The days, best beloved, between the Lord's Resurrection and his Ascension did not, then, pass by empty and uneventful: rather great mysteries were affirmed, profound truths disclosed in them. In them was abolished the fear of dreadful death, and immortality established not only of the soul but of the flesh as well. In them, the Holy Spirit is poured on all the Apostles by the Lord's breathing on them, and the care of the Lord's flock is entrusted to the blessed Apostle Peter more than to all the others, and the keys of the Kingdom as well. It was then that the Lord joined two disciples as a companion on the road, and chided them for their hesitancy and trepidation of heart, so that the fog of our uncertainty might all be swept away. As the Lord expounds the Scriptures their hearts, enlightened, catch fire with faith, and lukewarm though they had been, made to blaze. In the breaking of bread too their eyes are opened as they eat with him.
How much more blessed was the opening of the eyes of those to whom the glorification of their nature was revealed, than that of our first parents, on whom fell the disastrous consequences of their transgression!
In the midst of these and other wonders, when the disciples were beset by bewildering thoughts, the Lord appeared among them saying, "Peace to you." To avoid what was passing through their hearts becoming their fixed opinion (for they thought they were seeing spirit not flesh), he refutes their ideas so out of accord with truth, offering to the doubters' eyes the marks of the cross that remained in his hands and feet. He invites them to touch him and examine him carefully, for the scars of the nails and the spear had been preserved in order to heal the wounds of unbelieving hearts, so that they might understand, not with wavering faith, but with steadfast knowledge that the Nature which had been placed in the tomb would sit on God the Father's throne.
Accordingly, dearly-beloved, throughout this time which elapsed between the Lord's Resurrection and Ascension, God's Providence intended to teach and to impress upon the eyes and hearts of his people that the Lord Jesus Christ is to be acknowledged to have risen just as truly as he was truly born, suffered, and died. And thus the blessed Apostles and all the disciples, who filled with fear at his death on the Cross and with uncertain whether to believe in his Resurrection, were so fortified by the obvious truth, that when the Lord went up into heavenís heights, not only were they not affected with sadness, they were even filled with great joy. And truly great and beyond words was their cause for joy, when, in the sight of the holy gathering, the nature of humankind ascended above the dignity of all the creatures of heaven, to pass above the ranks of angels and to be raised beyond the height of the archangels, and to have no upward limit set to its ascent until it was received to sit enthroned with the Eternal Father, to share the glory of Him, to whose nature it was united in the Son.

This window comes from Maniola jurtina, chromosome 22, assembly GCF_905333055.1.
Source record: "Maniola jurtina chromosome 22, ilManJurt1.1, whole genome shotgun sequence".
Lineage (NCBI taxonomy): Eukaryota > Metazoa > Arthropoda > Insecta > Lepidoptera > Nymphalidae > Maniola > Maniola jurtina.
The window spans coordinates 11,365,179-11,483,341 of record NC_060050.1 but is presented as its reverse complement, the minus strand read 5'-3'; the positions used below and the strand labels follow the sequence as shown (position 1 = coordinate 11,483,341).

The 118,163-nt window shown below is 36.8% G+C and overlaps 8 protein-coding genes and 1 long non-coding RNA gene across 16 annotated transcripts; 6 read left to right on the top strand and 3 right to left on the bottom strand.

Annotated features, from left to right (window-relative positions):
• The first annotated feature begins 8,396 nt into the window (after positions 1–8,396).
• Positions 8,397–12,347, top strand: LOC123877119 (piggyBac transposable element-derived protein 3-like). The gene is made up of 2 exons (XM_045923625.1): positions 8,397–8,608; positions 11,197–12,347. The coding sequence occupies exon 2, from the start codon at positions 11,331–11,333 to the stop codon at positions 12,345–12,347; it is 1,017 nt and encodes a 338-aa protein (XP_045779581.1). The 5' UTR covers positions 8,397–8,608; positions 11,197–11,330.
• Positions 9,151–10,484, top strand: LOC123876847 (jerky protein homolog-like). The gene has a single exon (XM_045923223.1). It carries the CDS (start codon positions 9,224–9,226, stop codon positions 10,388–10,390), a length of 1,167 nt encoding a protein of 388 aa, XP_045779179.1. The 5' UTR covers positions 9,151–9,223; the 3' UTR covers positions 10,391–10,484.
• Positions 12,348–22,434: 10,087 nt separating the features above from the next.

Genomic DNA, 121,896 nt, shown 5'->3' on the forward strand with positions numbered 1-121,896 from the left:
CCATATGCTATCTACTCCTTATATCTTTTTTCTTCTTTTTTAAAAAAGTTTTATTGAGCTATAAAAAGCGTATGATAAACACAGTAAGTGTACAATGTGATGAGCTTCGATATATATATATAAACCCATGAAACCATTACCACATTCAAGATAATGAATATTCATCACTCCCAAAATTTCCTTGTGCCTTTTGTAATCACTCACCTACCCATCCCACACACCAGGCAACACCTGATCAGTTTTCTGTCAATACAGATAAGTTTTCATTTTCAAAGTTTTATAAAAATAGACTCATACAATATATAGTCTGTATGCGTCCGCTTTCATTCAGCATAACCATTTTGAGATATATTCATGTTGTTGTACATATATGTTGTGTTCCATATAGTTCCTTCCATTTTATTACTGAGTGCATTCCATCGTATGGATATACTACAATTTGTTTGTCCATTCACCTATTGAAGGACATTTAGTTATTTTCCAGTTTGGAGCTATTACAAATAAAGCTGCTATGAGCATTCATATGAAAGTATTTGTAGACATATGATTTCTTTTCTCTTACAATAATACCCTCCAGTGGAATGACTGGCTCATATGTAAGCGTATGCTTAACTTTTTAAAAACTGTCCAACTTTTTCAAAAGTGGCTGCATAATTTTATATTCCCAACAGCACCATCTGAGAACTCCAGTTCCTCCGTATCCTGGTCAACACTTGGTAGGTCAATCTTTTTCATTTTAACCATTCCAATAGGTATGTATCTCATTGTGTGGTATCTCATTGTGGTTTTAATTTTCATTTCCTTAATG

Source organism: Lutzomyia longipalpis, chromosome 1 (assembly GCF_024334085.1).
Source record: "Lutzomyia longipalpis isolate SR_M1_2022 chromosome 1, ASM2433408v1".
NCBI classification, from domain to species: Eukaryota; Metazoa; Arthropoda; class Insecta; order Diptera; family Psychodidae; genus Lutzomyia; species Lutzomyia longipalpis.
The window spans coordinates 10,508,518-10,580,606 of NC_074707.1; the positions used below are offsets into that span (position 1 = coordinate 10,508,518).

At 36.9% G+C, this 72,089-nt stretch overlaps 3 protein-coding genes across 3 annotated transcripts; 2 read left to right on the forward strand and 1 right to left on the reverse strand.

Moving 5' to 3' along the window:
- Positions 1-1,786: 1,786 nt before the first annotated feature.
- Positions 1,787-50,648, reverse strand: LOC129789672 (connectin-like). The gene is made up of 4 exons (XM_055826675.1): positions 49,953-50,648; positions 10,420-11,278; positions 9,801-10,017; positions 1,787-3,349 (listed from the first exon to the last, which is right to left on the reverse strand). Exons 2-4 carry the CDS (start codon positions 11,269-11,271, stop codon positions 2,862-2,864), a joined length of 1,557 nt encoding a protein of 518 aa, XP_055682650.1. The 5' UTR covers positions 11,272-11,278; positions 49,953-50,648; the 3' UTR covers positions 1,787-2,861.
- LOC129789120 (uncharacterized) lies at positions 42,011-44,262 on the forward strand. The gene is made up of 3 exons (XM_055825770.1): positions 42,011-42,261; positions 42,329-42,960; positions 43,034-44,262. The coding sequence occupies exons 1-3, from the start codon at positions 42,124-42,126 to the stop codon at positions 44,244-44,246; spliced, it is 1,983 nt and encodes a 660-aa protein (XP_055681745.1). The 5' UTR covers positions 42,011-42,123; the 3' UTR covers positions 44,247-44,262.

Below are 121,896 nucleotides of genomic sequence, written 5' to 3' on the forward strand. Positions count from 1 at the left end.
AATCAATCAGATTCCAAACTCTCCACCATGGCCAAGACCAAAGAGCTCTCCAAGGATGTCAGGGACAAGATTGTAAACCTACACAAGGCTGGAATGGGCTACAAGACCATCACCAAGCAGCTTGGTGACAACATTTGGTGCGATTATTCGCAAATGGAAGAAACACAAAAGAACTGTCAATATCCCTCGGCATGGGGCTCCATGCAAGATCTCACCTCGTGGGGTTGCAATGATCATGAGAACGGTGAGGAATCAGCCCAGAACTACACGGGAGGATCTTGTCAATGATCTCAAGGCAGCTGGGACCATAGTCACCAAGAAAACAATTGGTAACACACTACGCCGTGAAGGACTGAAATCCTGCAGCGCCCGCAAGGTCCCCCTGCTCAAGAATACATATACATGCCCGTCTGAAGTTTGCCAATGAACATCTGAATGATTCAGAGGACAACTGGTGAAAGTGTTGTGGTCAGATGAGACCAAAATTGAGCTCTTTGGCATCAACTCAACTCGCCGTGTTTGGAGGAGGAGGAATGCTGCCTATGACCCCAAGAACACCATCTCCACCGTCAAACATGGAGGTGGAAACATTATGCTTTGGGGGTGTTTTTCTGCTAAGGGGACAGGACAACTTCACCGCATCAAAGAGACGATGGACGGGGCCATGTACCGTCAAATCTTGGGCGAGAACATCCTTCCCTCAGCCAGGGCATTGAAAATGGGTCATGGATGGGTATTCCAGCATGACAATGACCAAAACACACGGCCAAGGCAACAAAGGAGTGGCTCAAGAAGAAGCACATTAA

Since, then, Christ's Ascension is our elevation, and the bodyís hope is summoned to where the glory of the head has already gone, let us exult, best beloved, with fitting celebration and rejoice to offer dutiful thanks. For to-day not only are we confirmed as possessors of paradise, but in Christ we have even penetrated heavenís height, and by Christís ineffable grace have gained abundantly, far beyond what we lost through the devilís envy. The poisonous enemy drove us from the bliss of our first home, but the Son of God has incorporated us in Himself and placed us at the right hand of the Father, with Whom He lives and reigns in the unity of the Holy Spirit, God for ever and ever. Amen.
The Sunday of the Holy Fathers of the First Ecumenical Council is celebrated the Sunday before Pentecost, following Ascension Thursday. When Christ ascended, He reiterated His promise of the Holy Spirit to the apostles. The Holy Spirit guided the church, and this guidance is magnificently made manifest in the Ecumenical Councils, when dogmas were confirmed and heretics were put to shame. As we await the celebration of the giving of the Holy Spirit, it is appropriate to think of the ways in which He guides the church. Through the Holy Spirit, who guided the Holy Fathers in the Councils and confirmed their pronouncements in the mind of the Church, the Orthodox Faith, which is nothing less than the only correct and saving faith in the true God, was preserved.